Patrick Taurel, Legal Fellow at the American...
This Land Is Your Land
Published on Thu, Aug 25, 2011
Jose Antonio Vargas came out of his first closet in high school when he told his classmates and family he was gay.
He came out of his second closet this summer, when he told the world he is an undocumented immigrant.
In his surprising, touching and much talked about New York Times essay, Vargas tells his story of being sent to America from the Philippines by his mother to live with his grandparents. Twelve-years-old when he arrived, it wasn't until he was 16 that he discovered he'd entered the country illegally.
Now 30, Vargas has built the kind of career a young reporter dreams of, much of it during his time at The Washington Post — covering the intersection of politics and technology in the 2008 presidential campaign; crafting a year-long series on AIDS in D.C. that was later adapted into the documentary The Other City; sharing a Pulitzer Prize with the Post team that covered the Virginia Tech massacre. During all that time, he was living with a secret that had the potential to end his career.
Reporting on himself — sifting through the history of his family and journey — hasn't been easy.
''I had to get it right,'' says Vargas. ''I only had one shot to tell this story and I had to tell it right, I had to be really accurate, or else people were just going to start picking holes in it.''
The story itself became a story when the news broke that The Washington Post had spiked the essay at the last minute. While the Times immediately picked up the piece, Washington's media class chewed over the question of why the Post had backed off. Slate media critic Jack Shafer dismissed Vargas's time in the immigration closet as a ''con.'' Post ombudsman Patrick Pexton wrote that Vargas had a reputation as ''a relentless self-promoter.'' Many others leapt to Vargas's defense, hailing his coming-out story as a watershed moment in the debate over immigration in America.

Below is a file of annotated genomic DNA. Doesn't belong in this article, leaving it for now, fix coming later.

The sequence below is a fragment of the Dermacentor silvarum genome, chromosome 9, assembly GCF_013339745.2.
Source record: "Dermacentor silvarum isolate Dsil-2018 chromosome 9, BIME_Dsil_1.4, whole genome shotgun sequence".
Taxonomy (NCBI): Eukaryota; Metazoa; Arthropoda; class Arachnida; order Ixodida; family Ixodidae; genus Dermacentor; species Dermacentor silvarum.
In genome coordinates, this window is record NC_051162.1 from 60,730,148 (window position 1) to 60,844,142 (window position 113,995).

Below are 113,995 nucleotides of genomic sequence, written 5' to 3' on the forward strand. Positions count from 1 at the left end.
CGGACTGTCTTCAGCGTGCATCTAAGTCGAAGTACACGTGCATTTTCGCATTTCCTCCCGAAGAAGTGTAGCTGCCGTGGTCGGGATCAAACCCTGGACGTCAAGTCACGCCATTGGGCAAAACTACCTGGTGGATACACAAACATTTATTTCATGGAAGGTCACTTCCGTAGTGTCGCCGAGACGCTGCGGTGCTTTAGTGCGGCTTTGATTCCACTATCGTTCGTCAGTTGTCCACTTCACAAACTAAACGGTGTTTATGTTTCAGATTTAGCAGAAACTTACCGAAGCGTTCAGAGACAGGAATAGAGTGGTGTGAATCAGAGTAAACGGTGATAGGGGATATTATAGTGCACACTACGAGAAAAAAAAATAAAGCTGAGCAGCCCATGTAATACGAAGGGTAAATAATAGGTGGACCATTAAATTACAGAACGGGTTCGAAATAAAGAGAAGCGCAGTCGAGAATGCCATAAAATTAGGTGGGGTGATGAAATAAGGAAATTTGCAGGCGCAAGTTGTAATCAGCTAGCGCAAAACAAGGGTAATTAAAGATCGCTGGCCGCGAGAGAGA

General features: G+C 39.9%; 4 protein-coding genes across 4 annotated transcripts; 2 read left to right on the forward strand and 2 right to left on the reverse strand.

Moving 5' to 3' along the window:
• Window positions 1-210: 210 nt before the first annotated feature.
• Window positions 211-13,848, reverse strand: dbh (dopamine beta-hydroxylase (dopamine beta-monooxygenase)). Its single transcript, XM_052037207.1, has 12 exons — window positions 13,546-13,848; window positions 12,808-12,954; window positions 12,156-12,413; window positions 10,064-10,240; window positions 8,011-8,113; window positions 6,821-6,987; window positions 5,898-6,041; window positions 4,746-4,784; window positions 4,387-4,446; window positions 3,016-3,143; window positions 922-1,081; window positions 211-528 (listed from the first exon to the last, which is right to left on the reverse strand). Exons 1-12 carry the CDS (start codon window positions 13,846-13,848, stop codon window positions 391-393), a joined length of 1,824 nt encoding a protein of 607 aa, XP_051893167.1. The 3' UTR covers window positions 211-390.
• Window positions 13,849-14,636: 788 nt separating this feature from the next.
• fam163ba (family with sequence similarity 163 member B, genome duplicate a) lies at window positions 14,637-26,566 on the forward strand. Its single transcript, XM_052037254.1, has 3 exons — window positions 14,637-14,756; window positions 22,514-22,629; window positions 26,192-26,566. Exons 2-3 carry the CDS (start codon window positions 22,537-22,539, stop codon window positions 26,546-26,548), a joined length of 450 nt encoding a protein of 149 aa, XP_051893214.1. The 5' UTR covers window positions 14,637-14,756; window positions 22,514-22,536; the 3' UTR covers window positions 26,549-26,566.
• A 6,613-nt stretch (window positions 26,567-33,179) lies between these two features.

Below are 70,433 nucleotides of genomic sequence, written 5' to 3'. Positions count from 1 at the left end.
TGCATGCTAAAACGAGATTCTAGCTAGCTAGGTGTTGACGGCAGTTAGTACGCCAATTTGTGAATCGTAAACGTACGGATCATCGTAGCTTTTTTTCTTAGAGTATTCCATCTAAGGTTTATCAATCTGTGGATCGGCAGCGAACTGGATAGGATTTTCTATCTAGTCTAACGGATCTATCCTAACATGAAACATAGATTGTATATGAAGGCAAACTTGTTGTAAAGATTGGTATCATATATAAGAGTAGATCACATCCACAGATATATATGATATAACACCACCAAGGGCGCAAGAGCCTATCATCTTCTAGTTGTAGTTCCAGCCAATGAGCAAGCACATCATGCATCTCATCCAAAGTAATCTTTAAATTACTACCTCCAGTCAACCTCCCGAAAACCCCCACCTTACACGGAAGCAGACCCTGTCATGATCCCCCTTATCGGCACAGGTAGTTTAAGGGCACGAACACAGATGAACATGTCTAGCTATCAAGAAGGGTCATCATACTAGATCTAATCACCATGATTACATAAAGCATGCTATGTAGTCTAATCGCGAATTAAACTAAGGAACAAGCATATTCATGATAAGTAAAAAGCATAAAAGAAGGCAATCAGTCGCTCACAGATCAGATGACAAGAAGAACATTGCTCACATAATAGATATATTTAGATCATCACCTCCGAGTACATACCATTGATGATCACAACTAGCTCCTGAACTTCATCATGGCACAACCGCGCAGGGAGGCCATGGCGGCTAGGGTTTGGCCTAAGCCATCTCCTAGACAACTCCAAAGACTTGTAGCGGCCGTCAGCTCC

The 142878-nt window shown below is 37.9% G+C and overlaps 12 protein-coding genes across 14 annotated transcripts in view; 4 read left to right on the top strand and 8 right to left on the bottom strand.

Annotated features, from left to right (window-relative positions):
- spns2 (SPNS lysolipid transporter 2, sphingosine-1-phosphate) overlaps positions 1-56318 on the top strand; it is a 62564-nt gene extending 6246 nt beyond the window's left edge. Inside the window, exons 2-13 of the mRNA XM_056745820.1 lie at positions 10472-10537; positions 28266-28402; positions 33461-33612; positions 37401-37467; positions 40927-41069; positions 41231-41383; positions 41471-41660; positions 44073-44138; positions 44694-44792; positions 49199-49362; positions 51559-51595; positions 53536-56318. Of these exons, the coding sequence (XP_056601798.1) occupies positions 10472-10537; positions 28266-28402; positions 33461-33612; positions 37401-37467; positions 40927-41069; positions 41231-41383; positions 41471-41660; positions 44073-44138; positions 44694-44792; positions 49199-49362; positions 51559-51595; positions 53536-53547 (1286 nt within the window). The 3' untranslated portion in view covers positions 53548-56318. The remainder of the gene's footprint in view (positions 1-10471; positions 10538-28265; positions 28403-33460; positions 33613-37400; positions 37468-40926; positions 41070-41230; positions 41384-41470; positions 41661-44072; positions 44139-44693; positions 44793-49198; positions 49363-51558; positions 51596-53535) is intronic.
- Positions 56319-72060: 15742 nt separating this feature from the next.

Despite the initial flurry of inside-journalism stories, Vargas has kept his focus on moving that debate forward, in large part through the launch of Define American, a new organization he co-founded to help elevate and change the discussion on immigration and the nation's 11 million undocumented persons. While the DREAM Act — the proposed legislation that would provide a path to citizenship to undocumented youth who, like Vargas, have lived their lives as Americans — remains a priority, and the Obama administration's recent announcement on immigration enforcement has been greeted as a needed, though limited, victory, Define American is as much focused on American citizens.
Because without those citizens, Vargas may never have been able to reach his own dreams.
''It sounds really crazy, but ever since I found I was undocumented I tried to very honestly live with this lie,'' he says, recalling how almost every person he came out to during his journey responded not with condemnation or rejection, but with offers of support and help. ''The American citizens, they're the ones who are my support network, my underground railroad…. I have been the beneficiary of such generosity from people, it's unbelievable.''
VARGAS: We are right now in such a political deadlock on the DREAM Act. There's only so much that this president can do — some can say that he hasn't done enough, and a part of me agrees with that. But at the end of the day there are three branches of government. And this Congress, especially the Republicans in Congress, haven't been willing to play ball. So more than talking about any specific policy point, we're trying to reframe the conversation.
When did we get to the point in this country that somebody who was born here as a first-generation American is an ''anchor baby''? When did we start thinking that immigrants are taking away and not adding to our country? Why is the perception that undocumented people are taking a slice from the pie, when really they're making the pie a lot bigger? The Immigration Policy Center [found that] undocumented people last year paid $11 billion in state and local taxes. How come we never hear about that figure?"
Published in the Metro Weekly | Read Article
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